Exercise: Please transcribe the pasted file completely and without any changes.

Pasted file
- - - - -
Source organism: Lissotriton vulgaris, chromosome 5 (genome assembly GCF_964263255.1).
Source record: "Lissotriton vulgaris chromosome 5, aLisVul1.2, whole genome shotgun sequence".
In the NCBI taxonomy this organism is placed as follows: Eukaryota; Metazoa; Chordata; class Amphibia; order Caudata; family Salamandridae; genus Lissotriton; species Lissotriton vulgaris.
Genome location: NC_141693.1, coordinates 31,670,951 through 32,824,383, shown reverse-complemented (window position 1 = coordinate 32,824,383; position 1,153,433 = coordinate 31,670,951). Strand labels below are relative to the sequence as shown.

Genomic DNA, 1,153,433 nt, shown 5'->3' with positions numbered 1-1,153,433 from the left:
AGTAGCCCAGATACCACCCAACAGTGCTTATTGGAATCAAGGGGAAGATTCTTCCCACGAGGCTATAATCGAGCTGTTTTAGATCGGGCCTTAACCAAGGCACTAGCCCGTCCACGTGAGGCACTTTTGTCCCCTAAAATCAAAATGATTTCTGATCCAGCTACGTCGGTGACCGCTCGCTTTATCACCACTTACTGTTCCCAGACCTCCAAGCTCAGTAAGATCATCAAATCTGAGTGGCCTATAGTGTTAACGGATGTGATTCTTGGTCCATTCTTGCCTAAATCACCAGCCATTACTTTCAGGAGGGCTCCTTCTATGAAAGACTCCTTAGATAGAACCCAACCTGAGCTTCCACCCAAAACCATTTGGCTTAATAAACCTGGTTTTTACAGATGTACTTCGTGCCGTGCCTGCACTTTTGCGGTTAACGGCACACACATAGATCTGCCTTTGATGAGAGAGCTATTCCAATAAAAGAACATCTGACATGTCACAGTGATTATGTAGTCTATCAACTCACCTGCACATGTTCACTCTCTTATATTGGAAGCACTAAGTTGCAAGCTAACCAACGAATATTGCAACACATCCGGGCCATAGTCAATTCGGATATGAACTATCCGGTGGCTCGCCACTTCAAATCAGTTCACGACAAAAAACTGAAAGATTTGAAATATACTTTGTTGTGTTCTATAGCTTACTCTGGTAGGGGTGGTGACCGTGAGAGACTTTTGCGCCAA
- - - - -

Source organism: Lissotriton vulgaris, chromosome 5 (genome assembly GCF_964263255.1).
Source record: "Lissotriton vulgaris chromosome 5, aLisVul1.2, whole genome shotgun sequence".
In the NCBI taxonomy this organism is placed as follows: Eukaryota; Metazoa; Chordata; class Amphibia; order Caudata; family Salamandridae; genus Lissotriton; species Lissotriton vulgaris.
Genome location: NC_141693.1, coordinates 31,670,951 through 32,824,383, shown reverse-complemented (window position 1 = coordinate 32,824,383; position 1,153,433 = coordinate 31,670,951). Strand labels below are relative to the sequence as shown.

Genomic DNA, 1,153,433 nt, shown 5'->3' with positions numbered 1-1,153,433 from the left:
AGTAGCCCAGATACCACCCAACAGTGCTTATTGGAATCAAGGGGAAGATTCTTCCCACGAGGCTATAATCGAGCTGTTTTAGATCGGGCCTTAACCAAGGCACTAGCCCGTCCACGTGAGGCACTTTTGTCCCCTAAAATCAAAATGATTTCTGATCCAGCTACGTCGGTGACCGCTCGCTTTATCACCACTTACTGTTCCCAGACCTCCAAGCTCAGTAAGATCATCAAATCTGAGTGGCCTATAGTGTTAACGGATGTGATTCTTGGTCCATTCTTGCCTAAATCACCAGCCATTACTTTCAGGAGGGCTCCTTCTATGAAAGACTCCTTAGATAGAACCCAACCTGAGCTTCCACCCAAAACCATTTGGCTTAATAAACCTGGTTTTTACAGATGTACTTCGTGCCGTGCCTGCACTTTTGCGGTTAACGGCACACACATAGATCTGCCTTTGATGAGAGAGCTATTCCAATAAAAGAACATCTGACATGTCACAGTGATTATGTAGTCTATCAACTCACCTGCACATGTTCACTCTCTTATATTGGAAGCACTAAGTTGCAAGCTAACCAACGAATATTGCAACACATCCGGGCCATAGTCAATTCGGATATGAACTATCCGGTGGCTCGCCACTTCAAATCAGTTCACGACAAAAAACTGAAAGATTTGAAATATACTTTGTTGTGTTCTATAGCTTACTCTGGTAGGGGTGGTGACCGTGAGAGACTTTTGCGCCAA